There’s a tendency for fans to respond to media as though it’s Stuff That’s Really Happening rather than something been intentionally crafted. Dan Olson calls it the Thermian Argument. It’s often used to cover for weird and creepy material (“she’s really 1000 years old!”) but that same tendency also just leads to, well … a whole lot of really bad analysis. Dan obliterates the Really 1000 Old argument, so I want to focus on the lesser evil that got away unharmed.

So just one more time: in a film about Nazis, Becky, a blonde-haired blue-eyed teenager who shows hostilty towards every single person of colour she meets, is introduced scribbling twin lightning bolts on her schoolwork and is LAST shown clutching a valknut to her chest while ominous music plays and she stares creepily into the middle-distance.

Apex, one of the Nazis (played by walking Quebecois wall Robert Maillet) shows remorse for his actions; he attempts to help Kayla with her wounds, lets Becky go when he’s been instructed to kill her, and later he shows up to help her escape, and while he kneels and begs for forgiveness she shoots him in the head execution-style and then just screams.

The film sets itself up as a pretty familiar “slashing the slasher” film like You’re Next, then flips that on its head and makes you ask “exactly what sort of person is going to go rambo like that?” It’s not a cool empowering fantasy, it’s a movie about how cycles of intergenerational violence perpetutate themselves. Becky wants to be like her mom, and her mom was a Nazi criminal. Apex wants to break the cycle, and she is angrier with him than any of the unrepentant Nazis who were actively trying to kill her. None of this feels cheap or unearned or like a GOTCHA: if you pay attention, it’s there the whole time. It forces you to reasses how you approach this sort of movie – the word “deconstruction” is often overused but it feels appropriate here, because it’s a film that forces you to start pulling apart elements of a genre that you’d previously taken for granted – it changes how you look at other films. It’s cool! But it’s also the sort of thing where, if you just wanted to watch a movie about Slashing The Slasher Back, might cause you to ask some uncomfortable questions about yourself.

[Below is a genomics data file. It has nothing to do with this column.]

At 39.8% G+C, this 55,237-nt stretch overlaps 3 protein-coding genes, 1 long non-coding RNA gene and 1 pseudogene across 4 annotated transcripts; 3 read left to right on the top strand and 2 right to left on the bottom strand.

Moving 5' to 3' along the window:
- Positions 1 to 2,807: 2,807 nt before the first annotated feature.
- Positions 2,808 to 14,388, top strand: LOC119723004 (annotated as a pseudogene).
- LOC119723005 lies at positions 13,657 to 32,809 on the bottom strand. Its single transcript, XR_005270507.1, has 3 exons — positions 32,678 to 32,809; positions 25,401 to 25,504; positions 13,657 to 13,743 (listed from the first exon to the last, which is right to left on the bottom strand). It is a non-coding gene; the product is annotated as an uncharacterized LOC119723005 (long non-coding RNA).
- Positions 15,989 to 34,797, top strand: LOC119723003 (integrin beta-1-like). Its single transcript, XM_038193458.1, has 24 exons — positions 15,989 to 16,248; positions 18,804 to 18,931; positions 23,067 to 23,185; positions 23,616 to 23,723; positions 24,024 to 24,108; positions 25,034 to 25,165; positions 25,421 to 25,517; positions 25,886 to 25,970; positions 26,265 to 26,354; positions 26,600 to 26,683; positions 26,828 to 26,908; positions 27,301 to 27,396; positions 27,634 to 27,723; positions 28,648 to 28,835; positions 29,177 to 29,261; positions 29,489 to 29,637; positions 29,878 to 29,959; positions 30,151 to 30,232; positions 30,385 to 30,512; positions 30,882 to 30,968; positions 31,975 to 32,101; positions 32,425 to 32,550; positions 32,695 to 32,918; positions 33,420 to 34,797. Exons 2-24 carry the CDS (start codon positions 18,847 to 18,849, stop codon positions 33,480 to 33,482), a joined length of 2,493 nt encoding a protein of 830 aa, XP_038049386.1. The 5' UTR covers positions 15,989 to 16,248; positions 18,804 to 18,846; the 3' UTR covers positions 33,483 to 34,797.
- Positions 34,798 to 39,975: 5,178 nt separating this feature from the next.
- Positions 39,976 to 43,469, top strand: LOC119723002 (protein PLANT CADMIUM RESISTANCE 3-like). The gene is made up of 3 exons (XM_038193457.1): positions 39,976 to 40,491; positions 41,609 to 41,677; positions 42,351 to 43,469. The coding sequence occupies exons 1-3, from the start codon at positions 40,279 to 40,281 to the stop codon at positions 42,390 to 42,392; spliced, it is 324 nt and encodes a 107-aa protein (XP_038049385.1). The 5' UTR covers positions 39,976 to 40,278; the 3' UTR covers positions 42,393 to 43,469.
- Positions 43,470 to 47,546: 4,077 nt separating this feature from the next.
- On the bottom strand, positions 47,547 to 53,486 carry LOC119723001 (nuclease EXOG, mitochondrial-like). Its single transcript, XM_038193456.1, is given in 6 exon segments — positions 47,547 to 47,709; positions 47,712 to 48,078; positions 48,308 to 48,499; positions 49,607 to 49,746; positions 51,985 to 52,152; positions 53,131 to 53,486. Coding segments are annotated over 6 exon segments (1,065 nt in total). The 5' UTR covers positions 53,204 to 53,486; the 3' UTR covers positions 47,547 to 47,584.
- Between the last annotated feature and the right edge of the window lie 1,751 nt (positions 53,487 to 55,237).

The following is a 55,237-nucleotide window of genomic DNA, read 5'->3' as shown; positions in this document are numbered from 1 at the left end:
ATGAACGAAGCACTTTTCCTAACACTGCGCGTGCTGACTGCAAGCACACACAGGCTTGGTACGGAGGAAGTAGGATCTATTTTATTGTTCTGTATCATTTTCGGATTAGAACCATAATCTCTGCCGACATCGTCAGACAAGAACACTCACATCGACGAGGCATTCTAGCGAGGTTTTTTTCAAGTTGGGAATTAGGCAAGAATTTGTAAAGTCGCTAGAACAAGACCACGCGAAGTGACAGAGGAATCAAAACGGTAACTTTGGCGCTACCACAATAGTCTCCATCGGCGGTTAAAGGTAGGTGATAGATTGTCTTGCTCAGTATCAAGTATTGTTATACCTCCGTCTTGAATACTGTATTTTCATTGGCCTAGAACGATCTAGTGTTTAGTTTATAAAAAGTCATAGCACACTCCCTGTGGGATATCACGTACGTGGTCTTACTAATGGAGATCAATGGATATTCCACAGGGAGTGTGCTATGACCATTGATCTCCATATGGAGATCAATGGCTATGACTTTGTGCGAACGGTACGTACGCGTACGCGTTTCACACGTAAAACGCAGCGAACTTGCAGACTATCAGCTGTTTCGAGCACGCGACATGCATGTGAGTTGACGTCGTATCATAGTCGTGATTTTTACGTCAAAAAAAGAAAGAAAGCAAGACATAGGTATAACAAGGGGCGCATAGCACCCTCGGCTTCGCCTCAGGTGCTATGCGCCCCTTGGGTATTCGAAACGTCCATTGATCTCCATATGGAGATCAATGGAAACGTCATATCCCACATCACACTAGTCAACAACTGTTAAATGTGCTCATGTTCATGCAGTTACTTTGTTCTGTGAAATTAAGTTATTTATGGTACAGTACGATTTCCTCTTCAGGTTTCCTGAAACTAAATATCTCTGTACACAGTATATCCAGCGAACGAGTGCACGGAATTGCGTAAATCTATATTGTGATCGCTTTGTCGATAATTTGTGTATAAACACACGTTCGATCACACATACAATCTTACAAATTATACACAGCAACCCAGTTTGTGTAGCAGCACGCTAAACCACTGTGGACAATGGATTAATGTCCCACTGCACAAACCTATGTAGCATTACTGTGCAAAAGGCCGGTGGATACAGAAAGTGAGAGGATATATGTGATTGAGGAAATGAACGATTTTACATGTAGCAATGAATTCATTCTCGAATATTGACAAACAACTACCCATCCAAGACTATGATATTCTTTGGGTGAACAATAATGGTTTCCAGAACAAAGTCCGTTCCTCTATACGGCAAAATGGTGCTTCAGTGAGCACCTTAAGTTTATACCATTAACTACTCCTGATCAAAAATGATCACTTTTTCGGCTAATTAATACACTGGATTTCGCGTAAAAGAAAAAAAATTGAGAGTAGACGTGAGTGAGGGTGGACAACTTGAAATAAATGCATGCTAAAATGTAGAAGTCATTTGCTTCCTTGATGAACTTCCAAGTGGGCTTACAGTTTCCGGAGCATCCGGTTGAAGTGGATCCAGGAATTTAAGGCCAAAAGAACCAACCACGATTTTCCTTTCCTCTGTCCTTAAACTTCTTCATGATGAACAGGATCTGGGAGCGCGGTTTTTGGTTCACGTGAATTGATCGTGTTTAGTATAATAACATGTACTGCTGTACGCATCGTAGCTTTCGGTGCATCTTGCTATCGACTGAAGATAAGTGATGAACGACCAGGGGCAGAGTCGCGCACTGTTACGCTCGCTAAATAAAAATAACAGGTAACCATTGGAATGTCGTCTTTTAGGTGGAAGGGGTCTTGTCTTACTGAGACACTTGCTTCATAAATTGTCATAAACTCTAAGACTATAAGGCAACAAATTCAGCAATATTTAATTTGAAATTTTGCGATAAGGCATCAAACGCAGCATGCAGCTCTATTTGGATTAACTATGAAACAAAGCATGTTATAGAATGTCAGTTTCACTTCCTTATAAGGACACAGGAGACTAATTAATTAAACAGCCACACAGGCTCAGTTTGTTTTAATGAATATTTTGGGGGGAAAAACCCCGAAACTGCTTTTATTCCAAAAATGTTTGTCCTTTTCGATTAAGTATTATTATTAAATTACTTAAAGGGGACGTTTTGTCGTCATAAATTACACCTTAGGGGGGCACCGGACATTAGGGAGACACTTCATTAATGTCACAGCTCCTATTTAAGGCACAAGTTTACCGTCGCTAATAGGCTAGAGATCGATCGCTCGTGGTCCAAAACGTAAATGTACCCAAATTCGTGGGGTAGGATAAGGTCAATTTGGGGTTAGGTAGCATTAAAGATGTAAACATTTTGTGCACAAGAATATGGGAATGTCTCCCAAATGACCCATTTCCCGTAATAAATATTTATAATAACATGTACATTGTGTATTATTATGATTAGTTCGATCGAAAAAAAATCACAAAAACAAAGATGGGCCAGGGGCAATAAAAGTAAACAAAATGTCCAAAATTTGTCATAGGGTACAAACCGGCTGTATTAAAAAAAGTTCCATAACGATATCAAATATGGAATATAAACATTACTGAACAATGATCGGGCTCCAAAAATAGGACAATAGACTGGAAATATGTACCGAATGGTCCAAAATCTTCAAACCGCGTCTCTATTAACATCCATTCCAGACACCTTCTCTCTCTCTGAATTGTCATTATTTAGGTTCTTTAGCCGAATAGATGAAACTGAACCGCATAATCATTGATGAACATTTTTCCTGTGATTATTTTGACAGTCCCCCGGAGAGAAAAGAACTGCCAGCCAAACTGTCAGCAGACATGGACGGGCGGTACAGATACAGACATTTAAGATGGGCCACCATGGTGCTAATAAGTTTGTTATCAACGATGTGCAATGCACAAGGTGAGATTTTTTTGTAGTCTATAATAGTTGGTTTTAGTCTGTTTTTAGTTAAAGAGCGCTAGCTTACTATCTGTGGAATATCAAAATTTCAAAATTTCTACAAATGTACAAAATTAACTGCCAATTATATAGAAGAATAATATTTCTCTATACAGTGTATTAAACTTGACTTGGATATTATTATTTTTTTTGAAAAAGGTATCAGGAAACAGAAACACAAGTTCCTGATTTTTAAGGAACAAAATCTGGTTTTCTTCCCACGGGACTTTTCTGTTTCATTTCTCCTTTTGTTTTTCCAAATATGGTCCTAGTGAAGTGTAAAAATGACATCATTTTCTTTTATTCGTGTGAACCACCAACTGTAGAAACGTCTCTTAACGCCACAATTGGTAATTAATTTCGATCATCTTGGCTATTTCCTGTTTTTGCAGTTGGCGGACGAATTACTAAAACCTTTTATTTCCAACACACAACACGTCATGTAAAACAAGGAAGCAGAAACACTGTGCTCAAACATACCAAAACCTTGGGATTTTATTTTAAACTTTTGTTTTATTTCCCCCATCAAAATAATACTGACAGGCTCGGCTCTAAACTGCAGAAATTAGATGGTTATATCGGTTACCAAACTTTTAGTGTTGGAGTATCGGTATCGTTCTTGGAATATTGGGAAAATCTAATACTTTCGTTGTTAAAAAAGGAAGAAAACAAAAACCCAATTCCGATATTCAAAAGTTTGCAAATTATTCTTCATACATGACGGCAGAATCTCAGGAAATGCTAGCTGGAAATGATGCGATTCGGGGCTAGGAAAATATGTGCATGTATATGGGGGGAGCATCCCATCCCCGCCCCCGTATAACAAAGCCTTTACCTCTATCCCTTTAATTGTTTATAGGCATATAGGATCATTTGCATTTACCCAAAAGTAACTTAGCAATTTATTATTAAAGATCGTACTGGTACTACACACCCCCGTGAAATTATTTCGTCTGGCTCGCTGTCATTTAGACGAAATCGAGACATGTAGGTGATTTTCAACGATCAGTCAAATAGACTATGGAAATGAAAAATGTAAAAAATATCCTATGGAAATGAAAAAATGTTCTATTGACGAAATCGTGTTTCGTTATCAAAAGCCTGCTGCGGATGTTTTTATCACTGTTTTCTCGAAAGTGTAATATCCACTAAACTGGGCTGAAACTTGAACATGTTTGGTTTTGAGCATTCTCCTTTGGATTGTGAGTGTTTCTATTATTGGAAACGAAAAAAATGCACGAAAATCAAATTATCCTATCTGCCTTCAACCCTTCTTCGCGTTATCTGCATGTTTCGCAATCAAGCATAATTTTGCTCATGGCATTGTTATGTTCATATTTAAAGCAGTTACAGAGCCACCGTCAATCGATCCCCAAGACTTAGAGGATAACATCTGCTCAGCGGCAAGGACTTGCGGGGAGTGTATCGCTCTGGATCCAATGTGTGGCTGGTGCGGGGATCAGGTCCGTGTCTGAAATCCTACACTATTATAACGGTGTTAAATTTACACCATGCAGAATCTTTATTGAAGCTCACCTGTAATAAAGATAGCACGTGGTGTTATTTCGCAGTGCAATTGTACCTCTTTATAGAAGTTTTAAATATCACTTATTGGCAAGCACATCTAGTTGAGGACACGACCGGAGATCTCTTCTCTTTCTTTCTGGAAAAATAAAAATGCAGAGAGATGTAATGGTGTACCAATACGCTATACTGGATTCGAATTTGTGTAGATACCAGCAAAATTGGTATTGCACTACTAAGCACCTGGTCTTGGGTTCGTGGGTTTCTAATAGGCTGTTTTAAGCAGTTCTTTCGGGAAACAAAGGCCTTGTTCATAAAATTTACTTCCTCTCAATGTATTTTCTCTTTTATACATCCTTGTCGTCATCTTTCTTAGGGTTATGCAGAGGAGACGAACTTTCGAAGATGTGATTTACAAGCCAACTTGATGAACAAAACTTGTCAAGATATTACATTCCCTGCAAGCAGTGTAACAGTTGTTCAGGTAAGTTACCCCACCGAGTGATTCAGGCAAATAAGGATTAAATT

So since film never explicitly states it, apparently it’s ambigious. Not that I’m calling that redditor a Nazi, but the need to uncritically enjoy the film seems to have caused them to interpret it as Stuff That Really Happened in a sort of defensive thermian posture. I see it with media like this all the time and it drives me up the fucking wall. It doesn’t just reject subtle storytelling, it demands that characters turn to the camera and explicitly say what their deal is. It’s criticism that demands art make itself worse. And I dunno, call me crazy, but that sounds like the antithesis of criticism.

or, in short, Becky’s totally a fucking Nazi, and if you need to be told then you’re her next mark you’re not very good at media analysis and need to reconsider your approach.

Published inNonfiction

Be First to Comment

Leave a Reply

Your email address will not be published. Required fields are marked *